Characterisation of the activity of biosurfactants produced by pseudomonas species isolated from foods
Fernandes, Nathalie Madalena Melro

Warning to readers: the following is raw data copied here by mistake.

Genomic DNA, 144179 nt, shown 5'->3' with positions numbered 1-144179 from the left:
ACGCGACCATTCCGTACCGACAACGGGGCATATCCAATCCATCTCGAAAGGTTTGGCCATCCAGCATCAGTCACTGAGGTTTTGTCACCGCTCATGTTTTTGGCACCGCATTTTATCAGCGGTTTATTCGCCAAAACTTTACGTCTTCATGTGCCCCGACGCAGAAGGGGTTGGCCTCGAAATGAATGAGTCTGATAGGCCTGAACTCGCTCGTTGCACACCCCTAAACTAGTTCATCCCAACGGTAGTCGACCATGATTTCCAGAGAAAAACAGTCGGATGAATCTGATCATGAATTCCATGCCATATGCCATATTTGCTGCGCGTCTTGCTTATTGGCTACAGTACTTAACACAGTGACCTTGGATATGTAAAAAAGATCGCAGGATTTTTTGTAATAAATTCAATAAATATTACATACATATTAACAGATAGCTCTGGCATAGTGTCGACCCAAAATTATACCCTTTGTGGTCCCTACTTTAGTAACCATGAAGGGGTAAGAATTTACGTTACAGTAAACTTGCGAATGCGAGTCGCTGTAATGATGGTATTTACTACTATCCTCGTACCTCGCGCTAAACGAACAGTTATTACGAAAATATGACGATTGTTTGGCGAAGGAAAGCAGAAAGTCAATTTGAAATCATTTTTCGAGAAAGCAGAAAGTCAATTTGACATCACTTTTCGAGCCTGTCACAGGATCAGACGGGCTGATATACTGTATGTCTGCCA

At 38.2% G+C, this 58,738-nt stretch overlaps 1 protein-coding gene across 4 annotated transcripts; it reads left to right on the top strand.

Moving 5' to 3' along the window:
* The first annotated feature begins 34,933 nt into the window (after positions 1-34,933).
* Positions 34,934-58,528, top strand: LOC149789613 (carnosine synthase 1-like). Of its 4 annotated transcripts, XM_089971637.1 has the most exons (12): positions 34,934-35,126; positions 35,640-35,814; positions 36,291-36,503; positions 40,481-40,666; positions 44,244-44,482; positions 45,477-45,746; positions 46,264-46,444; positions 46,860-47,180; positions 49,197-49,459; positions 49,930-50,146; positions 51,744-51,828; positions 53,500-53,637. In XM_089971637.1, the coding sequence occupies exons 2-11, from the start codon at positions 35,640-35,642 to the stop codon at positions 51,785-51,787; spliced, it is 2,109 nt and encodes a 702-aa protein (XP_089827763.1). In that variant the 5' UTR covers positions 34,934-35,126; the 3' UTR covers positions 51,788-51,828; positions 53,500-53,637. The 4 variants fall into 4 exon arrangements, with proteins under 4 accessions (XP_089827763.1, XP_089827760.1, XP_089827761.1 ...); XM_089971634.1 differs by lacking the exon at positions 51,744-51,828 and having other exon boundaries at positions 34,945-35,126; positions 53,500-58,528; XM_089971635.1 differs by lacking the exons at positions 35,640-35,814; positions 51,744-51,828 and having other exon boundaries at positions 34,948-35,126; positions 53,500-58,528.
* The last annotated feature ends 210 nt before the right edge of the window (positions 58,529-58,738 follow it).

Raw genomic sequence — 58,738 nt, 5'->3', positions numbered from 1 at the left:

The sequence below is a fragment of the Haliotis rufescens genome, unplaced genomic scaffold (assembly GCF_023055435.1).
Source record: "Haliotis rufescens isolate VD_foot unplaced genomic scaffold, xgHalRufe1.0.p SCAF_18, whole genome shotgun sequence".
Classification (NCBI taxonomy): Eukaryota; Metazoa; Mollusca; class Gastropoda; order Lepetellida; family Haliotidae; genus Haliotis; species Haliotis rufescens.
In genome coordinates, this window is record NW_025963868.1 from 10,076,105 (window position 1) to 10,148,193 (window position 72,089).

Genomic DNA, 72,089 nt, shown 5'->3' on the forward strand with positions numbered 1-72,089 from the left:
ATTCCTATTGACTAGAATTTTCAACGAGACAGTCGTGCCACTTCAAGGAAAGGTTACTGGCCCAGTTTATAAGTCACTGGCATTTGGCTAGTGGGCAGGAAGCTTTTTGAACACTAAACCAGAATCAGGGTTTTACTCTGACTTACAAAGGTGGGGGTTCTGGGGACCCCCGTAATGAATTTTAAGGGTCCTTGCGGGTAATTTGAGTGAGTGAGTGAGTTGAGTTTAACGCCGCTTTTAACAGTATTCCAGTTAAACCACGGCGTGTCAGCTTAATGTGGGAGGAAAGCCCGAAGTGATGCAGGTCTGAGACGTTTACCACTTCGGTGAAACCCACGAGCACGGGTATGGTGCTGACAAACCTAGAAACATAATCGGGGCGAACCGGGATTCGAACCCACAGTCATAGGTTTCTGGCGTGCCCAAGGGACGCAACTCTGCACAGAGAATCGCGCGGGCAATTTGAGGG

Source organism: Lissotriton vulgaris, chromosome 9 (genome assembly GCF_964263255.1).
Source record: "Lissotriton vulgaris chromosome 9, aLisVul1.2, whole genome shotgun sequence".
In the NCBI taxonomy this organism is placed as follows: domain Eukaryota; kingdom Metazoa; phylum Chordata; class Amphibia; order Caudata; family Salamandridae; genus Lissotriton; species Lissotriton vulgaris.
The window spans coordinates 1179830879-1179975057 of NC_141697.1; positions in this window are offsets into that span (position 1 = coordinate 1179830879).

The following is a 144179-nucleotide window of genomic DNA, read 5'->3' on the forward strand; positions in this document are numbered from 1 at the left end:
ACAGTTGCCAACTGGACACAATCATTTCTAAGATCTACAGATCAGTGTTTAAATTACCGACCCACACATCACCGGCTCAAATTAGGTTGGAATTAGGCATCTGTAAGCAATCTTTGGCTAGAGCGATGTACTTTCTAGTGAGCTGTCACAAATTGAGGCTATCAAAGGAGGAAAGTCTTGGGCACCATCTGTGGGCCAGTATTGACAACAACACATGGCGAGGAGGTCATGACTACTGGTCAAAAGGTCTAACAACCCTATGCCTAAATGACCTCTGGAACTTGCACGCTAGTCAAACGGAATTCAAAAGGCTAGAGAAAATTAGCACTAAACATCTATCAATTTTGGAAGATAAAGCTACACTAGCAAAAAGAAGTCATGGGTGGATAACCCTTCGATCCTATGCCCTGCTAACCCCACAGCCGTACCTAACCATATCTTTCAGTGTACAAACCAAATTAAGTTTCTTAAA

Spoiled food products were screened for biosurfactant-producing Pseudomonas strains, which were then evaluated for antimicrobial activity and the ability to grow on two model hydrocarbons. Strains isolated from 14 different spoiled food products were screened for biosurfactant production using the drop collapse assay, of which 5.6% tested positive. None exhibited emulsifying activity. The strains were isolated predominantly from leafy vegetable products, and bottled mineral water and low-fat milk; the latter two of which had the lowest APC and PC, respectively. The sources of biosurfactant-producers suggest an attachment role for biosurfactants, rather than one of directly increasing the availability of hydrophobic nutrients to spoilage bacteria. Biosurfactant-producing strains were evaluated for antibacterial activity against potentially pathogenic and food spoilage bacteria using the spot-on-lawn assay, of which 56% exhibited activity against only Gram-positive bacteria, predominantly B. cereus ATCC 10702. Strains found to be active against B. cereus ATCC 10702 were subjected to treatments with protease, heat and organic solvents in order to determine their stability, and 6 of those isolates were further characterised by TLC. The combined data suggested that the majority of compounds produced by the strains isolated in this study produce cyclic lipopeptides, some of which may be novel. Identification by 16S rRNA sequencing identified the antibacterial strains as Pseudomonas (8), B. pumilis (9) and Proteus vulgaris (1). Phylogenetic analysis of the sequences also showed that the strains are closely related to other bacteria with biosurfactant-producing, antimicrobial and biodegradative activities. The ability of 8 biosurfactant-producing strains (3 Pseudomonas, 1 Proteus, 4 B. pumilis) and 2 consortia (Gram-negative and -positive) to grow in minimal media supplemented with n-hexadecane (MMH) or mineral motor oil (MMMO) was evaluated. All of the strains and both consortia reached high cell numbers (>7 – 9 log CFU/ml); however, no significant differences (P<0.05) were observed between individual strains inoculated into either medium. The Gram-negative strains and consortium grew at lower rates in MMMO than in MMH, and when compared with the Gram-positive strains and consortium. P. fulva 381C grew at a significantly lower (P<0.05) rate when grown in MMMO. Furthermore, the consortia did not achieve significantly higher (P<0.05) cell numbers or grow better than individually inoculated strains in either medium. This study is the first to document antibacterial activity by P. fulva, and hydrocarbon and n-alkane utilisation by strains of P. fulva and Proteus vulgaris, respectively.